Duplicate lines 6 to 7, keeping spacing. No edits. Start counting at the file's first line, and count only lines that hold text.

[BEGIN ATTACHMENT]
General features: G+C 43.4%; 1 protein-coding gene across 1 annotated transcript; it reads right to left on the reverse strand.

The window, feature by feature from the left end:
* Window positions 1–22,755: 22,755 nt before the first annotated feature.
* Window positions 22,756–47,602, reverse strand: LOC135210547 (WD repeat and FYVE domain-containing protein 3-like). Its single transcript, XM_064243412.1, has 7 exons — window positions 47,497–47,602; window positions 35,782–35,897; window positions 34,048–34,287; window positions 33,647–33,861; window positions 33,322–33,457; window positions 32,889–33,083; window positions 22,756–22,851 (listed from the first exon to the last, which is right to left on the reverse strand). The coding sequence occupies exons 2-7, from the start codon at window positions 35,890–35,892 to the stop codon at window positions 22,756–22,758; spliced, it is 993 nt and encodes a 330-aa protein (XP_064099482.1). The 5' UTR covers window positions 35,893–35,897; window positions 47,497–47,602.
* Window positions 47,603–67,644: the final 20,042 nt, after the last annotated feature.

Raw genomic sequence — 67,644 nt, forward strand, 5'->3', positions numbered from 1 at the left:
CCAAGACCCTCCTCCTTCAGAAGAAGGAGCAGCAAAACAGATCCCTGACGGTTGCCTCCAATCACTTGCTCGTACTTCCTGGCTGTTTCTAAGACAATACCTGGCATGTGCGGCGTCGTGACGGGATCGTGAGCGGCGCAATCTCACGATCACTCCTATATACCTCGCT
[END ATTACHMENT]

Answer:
Raw genomic sequence — 67,644 nt, forward strand, 5'->3', positions numbered from 1 at the left:
CCAAGACCCTCCTCCTTCAGAAGAAGGAGCAGCAAAACAGATCCCTGACGGTTGCCTCCAATCACTTGCTCGTACTTCCTGGCTGTTTCTAAGACAATACCTGGCATGTGCGGCGTCGTGACGGGATCGTGAGCGGCGCAATCTCACGATCACTCCTATATACCTCGCT